Treatment should preferably in a clinic which specialises in stroke patients. Monitoring of breathing and circulation, early physiotherapy, in cases of ischaemic brain infarct, adjustment of the systolic blood pressure to more than 150 mm Hg, normalisation of blood sugar and reduction in fever, perhaps treatment of cerebral oedema, perhaps thrombolysis (dissolution by drugs of a blood clot) within the first 3-6 hours, perhaps operation if there is massive intracerebral bleeding or expanding infarct.
- subcutaneousbeneath the skin
- Sudden heart deathDeath within a few minutes as a result of sudden heart failure. The most frequent cause is coronary heart disease, with myocardial infarction and/or severe cardiac arrythmias.
- SulphonylureasSulphonylureas are oral antidiabetic drugs. They stimulate the B-cells of the islets of Langerhans in the pancreas and thus increase the release of insulin, the hormone which decreases blood sugar.
In non-insulin-dependent type 2 diabetes, when diet and weight loss are adequate to achieve metabolic control. Sulphonylureas however do not replace necessary dietetic measures or insulin treatment.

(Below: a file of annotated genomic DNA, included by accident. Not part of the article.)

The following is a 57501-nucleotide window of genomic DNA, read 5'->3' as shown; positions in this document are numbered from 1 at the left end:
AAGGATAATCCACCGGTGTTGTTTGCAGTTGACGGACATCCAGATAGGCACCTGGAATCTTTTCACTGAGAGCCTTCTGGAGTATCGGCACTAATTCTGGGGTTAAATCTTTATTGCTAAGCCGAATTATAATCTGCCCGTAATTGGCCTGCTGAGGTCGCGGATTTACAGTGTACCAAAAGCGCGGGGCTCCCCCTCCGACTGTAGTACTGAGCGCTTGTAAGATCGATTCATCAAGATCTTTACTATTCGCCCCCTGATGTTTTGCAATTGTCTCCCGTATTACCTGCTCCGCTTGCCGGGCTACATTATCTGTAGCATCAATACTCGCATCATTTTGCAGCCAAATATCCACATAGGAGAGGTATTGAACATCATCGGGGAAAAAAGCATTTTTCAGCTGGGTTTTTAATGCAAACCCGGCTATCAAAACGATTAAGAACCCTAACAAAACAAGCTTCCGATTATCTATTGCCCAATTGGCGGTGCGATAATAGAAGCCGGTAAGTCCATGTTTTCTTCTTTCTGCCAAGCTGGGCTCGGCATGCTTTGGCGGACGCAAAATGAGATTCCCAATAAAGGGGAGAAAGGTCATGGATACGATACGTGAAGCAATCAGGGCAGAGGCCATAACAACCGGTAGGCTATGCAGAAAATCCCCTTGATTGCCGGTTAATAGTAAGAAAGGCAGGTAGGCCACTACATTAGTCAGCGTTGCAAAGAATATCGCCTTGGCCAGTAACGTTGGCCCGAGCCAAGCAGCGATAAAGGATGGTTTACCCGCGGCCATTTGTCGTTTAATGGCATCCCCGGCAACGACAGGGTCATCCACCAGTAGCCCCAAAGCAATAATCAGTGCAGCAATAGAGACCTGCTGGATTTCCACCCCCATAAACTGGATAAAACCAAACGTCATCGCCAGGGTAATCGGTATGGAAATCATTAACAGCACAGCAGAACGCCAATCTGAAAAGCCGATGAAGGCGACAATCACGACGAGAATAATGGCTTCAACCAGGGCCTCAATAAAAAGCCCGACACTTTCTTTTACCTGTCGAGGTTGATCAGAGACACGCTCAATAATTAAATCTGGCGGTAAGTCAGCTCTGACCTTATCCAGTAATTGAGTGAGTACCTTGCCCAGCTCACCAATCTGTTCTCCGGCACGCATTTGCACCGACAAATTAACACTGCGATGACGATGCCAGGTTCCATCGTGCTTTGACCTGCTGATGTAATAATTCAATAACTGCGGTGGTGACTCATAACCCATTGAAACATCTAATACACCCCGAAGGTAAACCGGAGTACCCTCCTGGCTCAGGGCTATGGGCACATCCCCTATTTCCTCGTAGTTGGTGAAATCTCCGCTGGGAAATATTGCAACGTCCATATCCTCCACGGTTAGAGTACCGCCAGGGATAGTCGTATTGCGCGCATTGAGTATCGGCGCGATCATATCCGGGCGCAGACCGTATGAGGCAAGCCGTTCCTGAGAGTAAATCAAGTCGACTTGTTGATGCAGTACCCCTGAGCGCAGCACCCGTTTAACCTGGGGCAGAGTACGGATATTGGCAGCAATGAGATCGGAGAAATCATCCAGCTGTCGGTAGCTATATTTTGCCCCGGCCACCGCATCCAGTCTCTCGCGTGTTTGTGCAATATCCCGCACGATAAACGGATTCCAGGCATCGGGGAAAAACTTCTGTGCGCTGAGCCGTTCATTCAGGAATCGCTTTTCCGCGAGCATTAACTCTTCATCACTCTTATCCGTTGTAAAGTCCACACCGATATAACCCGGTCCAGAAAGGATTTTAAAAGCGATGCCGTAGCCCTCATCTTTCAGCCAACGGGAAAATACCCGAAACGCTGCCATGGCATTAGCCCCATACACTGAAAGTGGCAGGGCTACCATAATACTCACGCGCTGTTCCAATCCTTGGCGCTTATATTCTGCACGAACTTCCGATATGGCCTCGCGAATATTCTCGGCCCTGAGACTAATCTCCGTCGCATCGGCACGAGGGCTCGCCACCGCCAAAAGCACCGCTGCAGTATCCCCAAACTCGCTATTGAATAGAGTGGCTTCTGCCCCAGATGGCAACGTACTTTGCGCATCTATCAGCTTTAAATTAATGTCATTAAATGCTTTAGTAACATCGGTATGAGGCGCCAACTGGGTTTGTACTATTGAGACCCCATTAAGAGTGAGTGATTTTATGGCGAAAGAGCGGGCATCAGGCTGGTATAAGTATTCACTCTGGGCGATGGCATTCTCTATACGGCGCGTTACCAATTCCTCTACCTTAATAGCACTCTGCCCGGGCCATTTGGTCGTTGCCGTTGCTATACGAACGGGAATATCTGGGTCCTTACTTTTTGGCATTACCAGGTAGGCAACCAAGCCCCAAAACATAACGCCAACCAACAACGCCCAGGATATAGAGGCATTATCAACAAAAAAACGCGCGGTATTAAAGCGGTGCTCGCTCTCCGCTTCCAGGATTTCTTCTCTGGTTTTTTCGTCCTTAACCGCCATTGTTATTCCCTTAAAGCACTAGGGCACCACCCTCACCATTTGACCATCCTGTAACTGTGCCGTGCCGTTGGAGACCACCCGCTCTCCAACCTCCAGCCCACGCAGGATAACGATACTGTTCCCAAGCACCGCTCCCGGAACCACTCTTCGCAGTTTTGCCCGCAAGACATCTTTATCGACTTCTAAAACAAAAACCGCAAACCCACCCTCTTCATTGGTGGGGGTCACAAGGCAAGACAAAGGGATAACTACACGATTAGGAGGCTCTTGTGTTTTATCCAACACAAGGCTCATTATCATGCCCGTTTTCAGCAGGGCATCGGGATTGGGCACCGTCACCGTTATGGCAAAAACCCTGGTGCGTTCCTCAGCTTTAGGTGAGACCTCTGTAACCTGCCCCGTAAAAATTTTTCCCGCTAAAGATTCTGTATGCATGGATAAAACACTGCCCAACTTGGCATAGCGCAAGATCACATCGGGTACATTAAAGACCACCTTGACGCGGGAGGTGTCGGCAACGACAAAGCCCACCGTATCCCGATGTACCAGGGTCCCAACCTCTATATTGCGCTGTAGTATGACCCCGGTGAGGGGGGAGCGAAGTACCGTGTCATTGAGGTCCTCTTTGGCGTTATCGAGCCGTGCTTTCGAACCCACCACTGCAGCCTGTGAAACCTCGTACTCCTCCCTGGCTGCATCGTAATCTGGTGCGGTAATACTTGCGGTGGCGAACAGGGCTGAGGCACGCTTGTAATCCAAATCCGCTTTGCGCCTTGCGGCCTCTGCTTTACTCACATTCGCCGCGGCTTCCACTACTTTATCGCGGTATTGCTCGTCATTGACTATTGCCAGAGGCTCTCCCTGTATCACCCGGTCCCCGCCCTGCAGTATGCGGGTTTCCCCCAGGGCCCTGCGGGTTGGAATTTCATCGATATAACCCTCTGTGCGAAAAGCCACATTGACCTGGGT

Undesired drug side-effects
Lowered concentrations of blood sugar (hypoglycaemia), problems in the digestive tract, rarely allergic reactions and changes in the development of blood cells.
- SweetenersNatural or synthetic compounds which are much sweeter than saccharose and which have no or negligible nutritional value (e.g. saccharin, acesulfam, cyclamate, aspartamate). Used particularly as sugar substitute in diets for diabetics and overweight subjects (see diabetes mellitus, overweight). Cf. sorbitol.
- Swelling of the Lymph NodesSee Lymphoma.
- Swelling of the Lymph Nodes in the NeckSwelling of the lymph nodes in the neck occurs in:
1. Inflammation of the lymph nodes in the area of the throat
2. Colonisation by tumour metastases (daughter growths) in the area of the throat or mouth
4. Infection with viruses (e.g. HIV, Epstein-Barr virus), bacteria or parasites (e.g. toxoplasmosis)
- Sympathetic nervous systemalso known as sympathicus